6.3 Assignment Two: Applying A Critical Approach

Theory and Philosophy of Open Education (OPEN9100) Final Assignment Summary of Instructions:

Produce a list of design principles or key considerations (by drawing on course readings) that could support the adoption of Open Educational Practices (OEP) for more equitable approaches to teaching and learning.

Situating Myself

My set of key considerations is situated as a new administrator leading OER development, creating ongoing processes and resources to grow and guide OER creation at a higher-ed institution.  For me, this includes Open Educational Practices (OEP) and, in the context of this assignment, focuses on open practices that can provide equitable approaches to learning and teaching.

Why Learning Before Teaching?

I use learning before teaching intentionally because long before I knew about constructivism and this approach to teaching, I always thought that the teacher is not the only person that can contribute to knowledge-making. For me, transformative learning occurs when the person named teacher/professor/instructor actively engages with the people named learners to co-construct meaning, learn from, and teach each other. Bali M. et al. (2020, para 6) propose that a constructivist approach ensures relevancy while fostering learning communities.

Key Considerations and Related Questions


My first two key considerations focus on Representation. For me, this means diverse perspectives are included by inviting the participants to OER work. Representation also applies to the content of OER material that goes beyond images and includes the representation of voices as active participants in OER development and processes. Veletsianos, G. (2020) argues that we can not assume that Open is inherently equitable and that we must scrutinize our practices, or we risk missing out on the equity benefits espoused by open advocates and, worse, may perpetuate inequities. Diversifying the content of OER to include representation of a mix of people supports equity in education, and it can be one example of Recognitive Justice (marginalized and underrepresented people are seen and legitimized) and Representational Justice (marginalized and underrepresented people speak for themselves) (Lambert S. & Czerniewicz, L., 2020).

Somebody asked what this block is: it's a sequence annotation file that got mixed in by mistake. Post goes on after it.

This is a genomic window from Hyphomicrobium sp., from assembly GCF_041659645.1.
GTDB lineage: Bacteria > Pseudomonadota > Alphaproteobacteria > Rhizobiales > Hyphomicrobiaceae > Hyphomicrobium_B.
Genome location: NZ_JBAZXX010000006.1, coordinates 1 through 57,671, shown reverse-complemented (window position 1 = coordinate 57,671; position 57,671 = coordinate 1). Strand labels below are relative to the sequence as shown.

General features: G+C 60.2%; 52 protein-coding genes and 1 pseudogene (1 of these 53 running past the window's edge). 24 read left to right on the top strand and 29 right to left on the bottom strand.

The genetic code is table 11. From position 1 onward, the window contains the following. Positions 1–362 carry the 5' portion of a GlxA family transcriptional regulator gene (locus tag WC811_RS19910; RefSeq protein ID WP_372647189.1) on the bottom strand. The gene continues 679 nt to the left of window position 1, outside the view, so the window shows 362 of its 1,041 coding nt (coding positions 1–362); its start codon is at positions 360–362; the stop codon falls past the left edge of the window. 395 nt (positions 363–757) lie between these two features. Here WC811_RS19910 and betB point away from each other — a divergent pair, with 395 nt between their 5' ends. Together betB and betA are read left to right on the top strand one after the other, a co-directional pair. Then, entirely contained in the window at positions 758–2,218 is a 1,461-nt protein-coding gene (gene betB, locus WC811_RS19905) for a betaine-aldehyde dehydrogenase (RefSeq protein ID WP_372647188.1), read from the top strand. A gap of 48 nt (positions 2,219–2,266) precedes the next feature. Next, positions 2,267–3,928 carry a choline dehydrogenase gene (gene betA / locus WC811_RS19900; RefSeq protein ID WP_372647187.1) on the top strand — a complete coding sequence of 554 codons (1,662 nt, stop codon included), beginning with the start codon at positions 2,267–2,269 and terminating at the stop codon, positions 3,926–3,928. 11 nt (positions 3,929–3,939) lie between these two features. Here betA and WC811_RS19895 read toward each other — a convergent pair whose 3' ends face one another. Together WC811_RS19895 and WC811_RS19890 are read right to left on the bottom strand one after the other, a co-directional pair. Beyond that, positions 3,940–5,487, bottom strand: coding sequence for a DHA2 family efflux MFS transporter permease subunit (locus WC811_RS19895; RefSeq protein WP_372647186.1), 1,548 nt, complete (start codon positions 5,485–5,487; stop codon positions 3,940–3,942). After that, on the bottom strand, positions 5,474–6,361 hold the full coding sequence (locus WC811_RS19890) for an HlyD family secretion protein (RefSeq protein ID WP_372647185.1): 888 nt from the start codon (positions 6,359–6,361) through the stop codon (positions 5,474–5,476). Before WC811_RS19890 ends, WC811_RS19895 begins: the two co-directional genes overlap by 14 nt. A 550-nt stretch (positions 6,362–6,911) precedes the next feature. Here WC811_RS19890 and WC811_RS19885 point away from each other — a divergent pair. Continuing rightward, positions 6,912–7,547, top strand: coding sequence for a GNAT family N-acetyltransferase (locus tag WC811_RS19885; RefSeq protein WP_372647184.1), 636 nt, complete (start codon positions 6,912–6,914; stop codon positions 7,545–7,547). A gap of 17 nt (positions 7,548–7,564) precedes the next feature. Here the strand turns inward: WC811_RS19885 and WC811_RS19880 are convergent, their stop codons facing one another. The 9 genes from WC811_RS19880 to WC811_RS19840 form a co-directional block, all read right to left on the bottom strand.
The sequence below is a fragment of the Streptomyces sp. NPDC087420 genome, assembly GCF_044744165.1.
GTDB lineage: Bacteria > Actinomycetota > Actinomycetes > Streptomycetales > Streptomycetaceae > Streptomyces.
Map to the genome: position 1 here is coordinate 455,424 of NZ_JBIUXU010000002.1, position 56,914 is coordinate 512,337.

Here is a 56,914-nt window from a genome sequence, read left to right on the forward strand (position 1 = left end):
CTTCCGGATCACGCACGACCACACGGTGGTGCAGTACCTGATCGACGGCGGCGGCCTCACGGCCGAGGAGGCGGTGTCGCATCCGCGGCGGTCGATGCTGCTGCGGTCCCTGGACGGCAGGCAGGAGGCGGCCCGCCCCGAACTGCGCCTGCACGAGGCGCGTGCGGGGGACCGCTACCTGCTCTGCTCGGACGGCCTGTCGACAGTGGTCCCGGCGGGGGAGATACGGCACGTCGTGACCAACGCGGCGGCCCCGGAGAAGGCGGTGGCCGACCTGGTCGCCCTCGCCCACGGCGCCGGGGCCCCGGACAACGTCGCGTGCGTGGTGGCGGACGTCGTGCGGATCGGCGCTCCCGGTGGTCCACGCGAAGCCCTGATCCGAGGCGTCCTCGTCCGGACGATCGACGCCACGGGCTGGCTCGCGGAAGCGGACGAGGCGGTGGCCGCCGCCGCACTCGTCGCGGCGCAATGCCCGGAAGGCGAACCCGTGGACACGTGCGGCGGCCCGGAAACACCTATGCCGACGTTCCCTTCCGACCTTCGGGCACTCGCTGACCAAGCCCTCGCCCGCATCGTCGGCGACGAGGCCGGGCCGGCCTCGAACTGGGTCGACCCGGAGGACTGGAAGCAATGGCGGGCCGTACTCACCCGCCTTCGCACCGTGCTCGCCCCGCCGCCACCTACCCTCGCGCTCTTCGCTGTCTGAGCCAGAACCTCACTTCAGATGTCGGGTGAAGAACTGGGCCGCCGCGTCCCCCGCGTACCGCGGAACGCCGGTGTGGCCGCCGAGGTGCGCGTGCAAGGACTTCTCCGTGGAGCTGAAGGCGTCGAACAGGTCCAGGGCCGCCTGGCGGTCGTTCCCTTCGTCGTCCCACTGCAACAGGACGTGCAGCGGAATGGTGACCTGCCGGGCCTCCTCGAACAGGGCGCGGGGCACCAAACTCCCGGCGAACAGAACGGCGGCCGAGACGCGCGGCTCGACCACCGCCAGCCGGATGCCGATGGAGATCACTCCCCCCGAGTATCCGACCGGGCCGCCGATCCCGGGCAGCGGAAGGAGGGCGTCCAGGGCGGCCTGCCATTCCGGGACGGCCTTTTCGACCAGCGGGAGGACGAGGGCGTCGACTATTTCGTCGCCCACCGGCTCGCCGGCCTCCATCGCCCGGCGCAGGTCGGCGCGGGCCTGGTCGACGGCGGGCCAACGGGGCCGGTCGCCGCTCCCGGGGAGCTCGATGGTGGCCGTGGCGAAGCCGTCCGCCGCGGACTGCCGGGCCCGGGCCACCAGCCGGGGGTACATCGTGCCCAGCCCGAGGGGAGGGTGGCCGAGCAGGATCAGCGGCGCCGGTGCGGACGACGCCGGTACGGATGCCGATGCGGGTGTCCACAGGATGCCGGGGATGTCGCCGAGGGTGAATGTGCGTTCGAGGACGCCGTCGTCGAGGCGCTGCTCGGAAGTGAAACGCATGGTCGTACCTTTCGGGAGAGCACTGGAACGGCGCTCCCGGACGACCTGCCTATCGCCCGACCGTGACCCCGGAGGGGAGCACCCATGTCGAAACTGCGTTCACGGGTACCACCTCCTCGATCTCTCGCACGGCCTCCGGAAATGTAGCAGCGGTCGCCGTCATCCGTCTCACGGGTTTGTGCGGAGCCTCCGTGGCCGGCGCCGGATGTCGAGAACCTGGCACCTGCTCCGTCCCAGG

1. Representation in participation in open initiatives
    • What opportunities and resources are available to invite participants from under-represented and marginalized groups into OER/OEP initiatives?
    • How do we identify and support the people who have been under-represented and marginalized so they can participate in a way that is meaningful to them?
  2. Representation in OER adoption, adaptation, and creation
    • When supporting the adoption of OER into courses, how do we support the labour of resource review to ensure multiple perspectives are represented in the course materials?
    • When supporting the adaptation and creation of OER for course material, how do we embed (in our workflow) the inclusion of marginalized and underrepresented people?

Open Educational Practices: Open Sharing

My next key considerations focus on asking people to share openly. Cronin (2017) posits that it is important to support learners and faculty in navigating the tensions that open sharing has with privacy concerns. Singh (2015) suggests that we miss people’s perspectives when we do not have safe and inclusive spaces. It has been my own experience that it depends on the context when I decide when and how much I will share. I have witnessed the hesitancy of others to share what I perceive as fear of judgment. Still, I must continually scrutinize that perception because it is an assumption and is not the only reason people hesitate or do not share.